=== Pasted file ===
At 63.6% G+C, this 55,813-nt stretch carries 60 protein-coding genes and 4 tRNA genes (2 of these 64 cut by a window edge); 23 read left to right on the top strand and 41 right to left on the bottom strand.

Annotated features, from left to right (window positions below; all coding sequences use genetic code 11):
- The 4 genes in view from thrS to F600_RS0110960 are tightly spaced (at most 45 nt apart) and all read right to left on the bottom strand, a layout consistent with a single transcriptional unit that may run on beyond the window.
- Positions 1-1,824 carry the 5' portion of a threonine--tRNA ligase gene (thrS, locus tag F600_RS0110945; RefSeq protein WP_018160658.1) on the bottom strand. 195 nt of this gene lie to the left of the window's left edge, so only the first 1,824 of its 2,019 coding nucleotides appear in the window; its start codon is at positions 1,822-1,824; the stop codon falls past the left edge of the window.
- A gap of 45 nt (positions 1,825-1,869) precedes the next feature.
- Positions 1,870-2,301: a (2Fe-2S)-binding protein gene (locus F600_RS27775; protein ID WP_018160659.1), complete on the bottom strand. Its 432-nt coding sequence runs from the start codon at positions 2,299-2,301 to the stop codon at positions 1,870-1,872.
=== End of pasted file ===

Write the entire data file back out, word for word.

At 63.6% G+C, this 55,813-nt stretch carries 60 protein-coding genes and 4 tRNA genes (2 of these 64 cut by a window edge); 23 read left to right on the top strand and 41 right to left on the bottom strand.

Annotated features, from left to right (window positions below; all coding sequences use genetic code 11):
- The 4 genes in view from thrS to F600_RS0110960 are tightly spaced (at most 45 nt apart) and all read right to left on the bottom strand, a layout consistent with a single transcriptional unit that may run on beyond the window.
- Positions 1-1,824 carry the 5' portion of a threonine--tRNA ligase gene (thrS, locus tag F600_RS0110945; RefSeq protein WP_018160658.1) on the bottom strand. 195 nt of this gene lie to the left of the window's left edge, so only the first 1,824 of its 2,019 coding nucleotides appear in the window; its start codon is at positions 1,822-1,824; the stop codon falls past the left edge of the window.
- A gap of 45 nt (positions 1,825-1,869) precedes the next feature.
- Positions 1,870-2,301: a (2Fe-2S)-binding protein gene (locus F600_RS27775; protein ID WP_018160659.1), complete on the bottom strand. Its 432-nt coding sequence runs from the start codon at positions 2,299-2,301 to the stop codon at positions 1,870-1,872.